From Oatly to Baskin-Robbins, plant-based ice cream keeps getting hotter

Would you like that in a cone or a cup? Revenue in the U.S. retail plant-based ice cream and frozen novelty sector increased 67 percent over the last two years.
Oatly ice cream

As we endure one of the warmest summers the United States has ever seen, cooling down with some ice cream seems like an especially sweet move. To make our days even sweeter, novel plant-based ice creams are popping up at grocery stores and scoop shops around the country.

Ice cream and frozen novelties comprise $304 million of the U.S. retail plant-based market as of April 2019, according to our most recent data from SPINS. Revenue in this sector increased 26 percent over the previous year and 67 percent over the previous two years. Plant-focused innovators and established food conglomerates alike are now capitalizing on the opportunity to meet the intensifying demand for ice cream churned without animal derivatives.

Oatly turns up the coolness factor on oat milk

In July, Swedish oat milk producer Oatly launched their ice cream at Wegmans, FreshDirect, and small retailers in New York City and Los Angeles. The selection consists of vanilla, chocolate, strawberry, chocolate chip, mint chip, coffee, and (surprise!) oat.

“We saw a really big gap in the plant-based or vegan frozen set in the ability to execute classics or staples in a really high quality way,” Oatly’s general manager Mike Messersmith told Nosh. “Our approach was, let’s try to do the classics but no dairy, no nuts, no soy, in a non-GMO way.”

Oatly started operating their first non-European processing plant last spring in New Jersey to keep up with the growing American thirst for their milk. Every month, the facility manufactures 750,000 gallons of their proprietary oat base—the primary component of the company’s ice creams and other delicious creations. The success of plant-powered brands like Oatly and growing consumer demand for plant-based options has even inspired conventional ice cream producers to branch out.

Baskin-Robbins introduces plant-derived scoops

Baskin-Robbins, one of the biggest names in ice cream, debuted animal-free flavors across their U.S. locations this past week. Perfected over the span of two-plus years with almond butter, coconut oil, and other rich ingredients, plant-based Chocolate Chip Cookie Dough and Chocolate Extreme have earned a spot in the Baskin-Robbins line up.
“We’re excited to expand our ice cream portfolio into the vegan space and offer our guests increased options, especially with such high consumer demand for a product like this,” said Carol Austin, Baskin-Robbins’ vice president of marketing, in a press statement.
“It was important for us to take the time to get it right,” added Jeanne Bolger, the chain’s director of research and development. “Both flavors are so smooth and indulgent, and the final product delivers the incredible quality that our customers have come to expect from any Baskin-Robbins ice cream.”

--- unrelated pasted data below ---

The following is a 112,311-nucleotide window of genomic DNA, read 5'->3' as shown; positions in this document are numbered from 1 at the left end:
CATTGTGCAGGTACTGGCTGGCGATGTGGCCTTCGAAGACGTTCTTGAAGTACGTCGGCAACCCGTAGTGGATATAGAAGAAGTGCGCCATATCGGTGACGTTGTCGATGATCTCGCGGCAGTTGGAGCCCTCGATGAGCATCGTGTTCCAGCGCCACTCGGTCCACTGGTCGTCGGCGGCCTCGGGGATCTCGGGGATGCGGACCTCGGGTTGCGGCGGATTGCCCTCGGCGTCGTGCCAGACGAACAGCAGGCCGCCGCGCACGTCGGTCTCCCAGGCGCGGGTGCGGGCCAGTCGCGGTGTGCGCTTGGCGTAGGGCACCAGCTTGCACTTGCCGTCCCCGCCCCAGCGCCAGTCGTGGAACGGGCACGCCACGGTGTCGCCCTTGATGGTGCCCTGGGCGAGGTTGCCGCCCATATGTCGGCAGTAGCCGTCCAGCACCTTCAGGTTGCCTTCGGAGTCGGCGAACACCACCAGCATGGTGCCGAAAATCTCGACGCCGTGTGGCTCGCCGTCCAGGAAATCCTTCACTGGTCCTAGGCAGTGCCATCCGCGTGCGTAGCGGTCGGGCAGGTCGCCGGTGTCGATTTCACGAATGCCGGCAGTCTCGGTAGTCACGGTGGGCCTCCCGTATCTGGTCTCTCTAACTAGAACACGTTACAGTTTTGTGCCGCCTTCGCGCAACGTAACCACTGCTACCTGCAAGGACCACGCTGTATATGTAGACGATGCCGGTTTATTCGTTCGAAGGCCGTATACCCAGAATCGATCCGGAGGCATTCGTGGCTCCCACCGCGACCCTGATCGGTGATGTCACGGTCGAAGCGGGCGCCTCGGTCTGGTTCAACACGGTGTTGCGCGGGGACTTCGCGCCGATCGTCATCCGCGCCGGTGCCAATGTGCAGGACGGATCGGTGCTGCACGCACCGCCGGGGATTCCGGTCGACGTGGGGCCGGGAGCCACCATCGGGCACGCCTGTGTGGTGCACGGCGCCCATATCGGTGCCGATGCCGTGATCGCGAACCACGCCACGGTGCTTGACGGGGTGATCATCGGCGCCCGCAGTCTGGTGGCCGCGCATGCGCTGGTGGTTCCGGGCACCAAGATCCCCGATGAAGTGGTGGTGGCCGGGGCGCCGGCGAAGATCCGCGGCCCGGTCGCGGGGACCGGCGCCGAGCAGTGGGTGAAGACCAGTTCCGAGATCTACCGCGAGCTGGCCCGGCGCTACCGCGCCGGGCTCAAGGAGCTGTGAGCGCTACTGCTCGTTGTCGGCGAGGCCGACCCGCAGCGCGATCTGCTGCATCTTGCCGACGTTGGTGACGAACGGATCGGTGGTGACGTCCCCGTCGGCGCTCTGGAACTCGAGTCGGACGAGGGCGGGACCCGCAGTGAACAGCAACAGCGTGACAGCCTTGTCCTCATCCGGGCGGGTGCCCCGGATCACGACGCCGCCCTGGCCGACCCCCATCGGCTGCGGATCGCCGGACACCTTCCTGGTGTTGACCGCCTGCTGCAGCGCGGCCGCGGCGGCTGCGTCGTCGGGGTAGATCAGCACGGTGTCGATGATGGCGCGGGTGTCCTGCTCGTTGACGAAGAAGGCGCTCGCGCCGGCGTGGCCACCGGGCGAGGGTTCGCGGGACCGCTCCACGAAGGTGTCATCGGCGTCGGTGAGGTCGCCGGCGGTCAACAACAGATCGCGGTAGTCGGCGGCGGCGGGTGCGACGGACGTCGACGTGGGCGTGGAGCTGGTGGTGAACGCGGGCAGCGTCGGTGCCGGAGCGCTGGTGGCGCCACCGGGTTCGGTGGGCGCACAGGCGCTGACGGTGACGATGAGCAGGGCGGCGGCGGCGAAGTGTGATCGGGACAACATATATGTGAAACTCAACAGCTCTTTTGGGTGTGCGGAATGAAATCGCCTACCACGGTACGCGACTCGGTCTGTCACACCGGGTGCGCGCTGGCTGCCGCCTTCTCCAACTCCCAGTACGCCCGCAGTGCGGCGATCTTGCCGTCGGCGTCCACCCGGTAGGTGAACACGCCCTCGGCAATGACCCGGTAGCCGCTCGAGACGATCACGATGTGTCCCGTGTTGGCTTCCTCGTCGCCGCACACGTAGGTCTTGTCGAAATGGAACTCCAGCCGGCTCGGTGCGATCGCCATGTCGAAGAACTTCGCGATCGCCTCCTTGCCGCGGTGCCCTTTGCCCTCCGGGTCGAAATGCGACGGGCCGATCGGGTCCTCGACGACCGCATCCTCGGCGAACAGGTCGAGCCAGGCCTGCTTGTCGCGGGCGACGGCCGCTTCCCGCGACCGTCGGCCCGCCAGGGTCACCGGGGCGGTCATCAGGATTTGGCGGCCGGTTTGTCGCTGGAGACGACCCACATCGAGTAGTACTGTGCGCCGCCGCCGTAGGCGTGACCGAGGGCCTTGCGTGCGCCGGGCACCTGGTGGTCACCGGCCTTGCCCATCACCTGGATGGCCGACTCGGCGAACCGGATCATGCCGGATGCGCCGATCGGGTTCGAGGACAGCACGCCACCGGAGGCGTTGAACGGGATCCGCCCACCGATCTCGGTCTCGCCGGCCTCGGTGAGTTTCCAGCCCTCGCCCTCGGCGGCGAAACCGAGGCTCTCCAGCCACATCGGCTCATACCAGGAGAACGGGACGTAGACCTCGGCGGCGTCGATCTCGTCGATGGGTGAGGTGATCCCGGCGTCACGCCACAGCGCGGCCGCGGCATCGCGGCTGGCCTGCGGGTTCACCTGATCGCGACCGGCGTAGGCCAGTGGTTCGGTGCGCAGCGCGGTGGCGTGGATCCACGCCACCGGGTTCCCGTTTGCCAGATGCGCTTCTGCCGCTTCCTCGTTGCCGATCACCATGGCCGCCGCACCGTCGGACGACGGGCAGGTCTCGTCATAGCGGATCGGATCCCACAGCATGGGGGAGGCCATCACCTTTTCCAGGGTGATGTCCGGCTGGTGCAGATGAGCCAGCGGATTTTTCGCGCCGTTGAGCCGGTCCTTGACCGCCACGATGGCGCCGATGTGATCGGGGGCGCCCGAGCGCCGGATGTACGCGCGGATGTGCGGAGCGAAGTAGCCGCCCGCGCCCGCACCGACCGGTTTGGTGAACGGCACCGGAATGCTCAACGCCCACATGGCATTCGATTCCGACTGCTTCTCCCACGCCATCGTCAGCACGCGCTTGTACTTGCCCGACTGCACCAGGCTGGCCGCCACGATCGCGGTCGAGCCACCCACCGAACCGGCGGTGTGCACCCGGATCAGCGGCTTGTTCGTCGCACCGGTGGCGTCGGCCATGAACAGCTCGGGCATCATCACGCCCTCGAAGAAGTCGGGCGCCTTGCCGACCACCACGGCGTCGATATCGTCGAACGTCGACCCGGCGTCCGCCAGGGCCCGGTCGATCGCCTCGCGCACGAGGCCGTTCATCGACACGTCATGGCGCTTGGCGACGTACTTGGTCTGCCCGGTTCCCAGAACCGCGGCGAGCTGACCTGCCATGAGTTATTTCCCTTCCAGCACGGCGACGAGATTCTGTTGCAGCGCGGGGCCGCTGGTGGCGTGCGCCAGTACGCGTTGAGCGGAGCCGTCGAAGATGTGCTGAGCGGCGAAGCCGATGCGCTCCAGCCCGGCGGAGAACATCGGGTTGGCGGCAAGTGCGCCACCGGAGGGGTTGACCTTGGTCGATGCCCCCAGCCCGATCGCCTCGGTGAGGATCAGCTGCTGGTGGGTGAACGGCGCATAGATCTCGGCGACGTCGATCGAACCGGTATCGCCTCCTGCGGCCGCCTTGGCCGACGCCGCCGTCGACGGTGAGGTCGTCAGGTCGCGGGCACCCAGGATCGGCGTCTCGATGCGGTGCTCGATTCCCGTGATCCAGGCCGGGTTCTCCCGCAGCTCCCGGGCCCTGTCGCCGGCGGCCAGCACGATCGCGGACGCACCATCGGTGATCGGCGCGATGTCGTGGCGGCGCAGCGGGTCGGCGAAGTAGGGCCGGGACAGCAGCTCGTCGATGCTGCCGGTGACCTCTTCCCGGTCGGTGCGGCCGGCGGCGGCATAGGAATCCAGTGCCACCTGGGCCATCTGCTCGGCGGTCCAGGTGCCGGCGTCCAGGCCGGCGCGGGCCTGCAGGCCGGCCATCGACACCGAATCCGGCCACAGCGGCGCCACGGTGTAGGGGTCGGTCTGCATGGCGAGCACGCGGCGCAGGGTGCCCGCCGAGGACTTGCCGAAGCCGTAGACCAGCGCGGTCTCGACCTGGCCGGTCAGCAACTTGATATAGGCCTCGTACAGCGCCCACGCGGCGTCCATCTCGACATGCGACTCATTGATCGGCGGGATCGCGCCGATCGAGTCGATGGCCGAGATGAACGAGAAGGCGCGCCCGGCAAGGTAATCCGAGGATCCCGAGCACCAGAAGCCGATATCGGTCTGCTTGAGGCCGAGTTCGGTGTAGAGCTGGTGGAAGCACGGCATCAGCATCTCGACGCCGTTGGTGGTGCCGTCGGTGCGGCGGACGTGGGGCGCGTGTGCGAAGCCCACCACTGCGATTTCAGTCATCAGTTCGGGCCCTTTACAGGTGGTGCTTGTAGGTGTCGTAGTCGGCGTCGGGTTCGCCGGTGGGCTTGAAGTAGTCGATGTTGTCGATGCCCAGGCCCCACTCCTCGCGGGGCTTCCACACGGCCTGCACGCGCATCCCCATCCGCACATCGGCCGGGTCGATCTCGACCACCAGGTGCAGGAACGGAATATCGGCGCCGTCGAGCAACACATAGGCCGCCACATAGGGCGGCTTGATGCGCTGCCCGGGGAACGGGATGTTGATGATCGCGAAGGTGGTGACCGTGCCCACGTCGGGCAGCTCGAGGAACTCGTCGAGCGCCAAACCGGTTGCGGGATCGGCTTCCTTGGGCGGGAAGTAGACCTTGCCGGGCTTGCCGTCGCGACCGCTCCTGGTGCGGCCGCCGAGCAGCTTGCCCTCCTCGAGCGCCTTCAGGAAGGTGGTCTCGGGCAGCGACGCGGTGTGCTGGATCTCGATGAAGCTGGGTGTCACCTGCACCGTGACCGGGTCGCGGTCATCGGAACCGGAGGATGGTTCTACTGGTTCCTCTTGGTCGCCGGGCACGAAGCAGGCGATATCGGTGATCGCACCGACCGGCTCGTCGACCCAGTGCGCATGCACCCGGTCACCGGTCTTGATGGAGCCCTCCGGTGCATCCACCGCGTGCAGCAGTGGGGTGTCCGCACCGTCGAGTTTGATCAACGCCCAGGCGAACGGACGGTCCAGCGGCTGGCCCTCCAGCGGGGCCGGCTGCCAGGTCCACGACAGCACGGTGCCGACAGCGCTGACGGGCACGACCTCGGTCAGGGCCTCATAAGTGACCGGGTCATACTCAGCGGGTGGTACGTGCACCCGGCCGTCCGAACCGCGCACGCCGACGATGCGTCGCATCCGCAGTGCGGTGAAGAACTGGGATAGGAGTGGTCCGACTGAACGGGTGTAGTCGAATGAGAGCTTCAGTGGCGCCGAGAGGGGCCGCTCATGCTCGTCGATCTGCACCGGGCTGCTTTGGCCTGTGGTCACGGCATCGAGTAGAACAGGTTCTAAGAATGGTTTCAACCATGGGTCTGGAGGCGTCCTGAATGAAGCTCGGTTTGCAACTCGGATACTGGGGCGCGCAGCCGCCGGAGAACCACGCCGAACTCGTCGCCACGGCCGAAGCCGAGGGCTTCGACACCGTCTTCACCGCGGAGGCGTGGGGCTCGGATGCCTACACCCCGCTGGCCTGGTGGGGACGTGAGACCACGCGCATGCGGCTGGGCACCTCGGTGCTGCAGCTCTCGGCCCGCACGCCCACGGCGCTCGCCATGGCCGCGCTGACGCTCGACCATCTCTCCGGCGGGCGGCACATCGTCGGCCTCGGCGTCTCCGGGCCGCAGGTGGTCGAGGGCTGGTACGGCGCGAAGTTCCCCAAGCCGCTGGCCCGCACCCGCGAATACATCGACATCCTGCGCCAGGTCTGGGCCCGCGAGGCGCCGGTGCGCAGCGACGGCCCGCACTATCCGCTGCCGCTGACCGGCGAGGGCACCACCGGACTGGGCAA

More companies, more plant-based growth

A host of other businesses are venturing into the plant-forward ice cream space, too. Mainstream favorite Ben and Jerry’s released several alternatives to traditional ice cream earlier this year and currently boasts a dozen such choices in all. With their extensive So Delicious line, dairy giant Danone is deep in the non-dairy ice cream game as well. Then there are regional establishments like Philadelphia-based Little Baby’s Ice Cream, who sell scores of coconut-cream-based flavors alongside their dairy flavors, and Austin-based NadaMoo!, who concoct the entirety of their offerings using coconut milk.
Globally, a consumer report predicts, the market for plant-based ice cream could climb more than 9 percent annually to hit $3.4 billion by 2026. Sounds like a lot of ice-creamy goodness — minus the sticky consequences of conventional dairy production — to sweeten up the future worldwide! So, would you like your scoop in a cone or cup?
Header image source: Oatly

About the data

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The data summarized here represents U.S. retail sales of plant-based foods that directly replace animal products, including meat, seafood, eggs, and dairy, as well as meals that contain animal ingredient replacements. This data covers the grocery marketplace and was obtained over the 52-week and 104-week periods ending December 29, 2019, from the SPINSscan Natural, Specialty Gourmet, and Conventional Multi Outlet (powered by IRI) channels. The data is based on custom-GFI plant-based categories that were created by refining standard SPINS categories. Due to the custom nature of these categories, the presented data does not align with standard SPINS categories.

1,2 The Food Industry Association & IRI. (2020). Understanding the plant-based food consumer [Webinar].

*Note: SPINS does not report non-UPC meat counter sales. To account for this, the plant-based meat total retail share calculation uses the $95 billion total meat market size reported by Nielsen, as this number includes both retail packaged meat sales and non-UPC meat counter sales.


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Julia John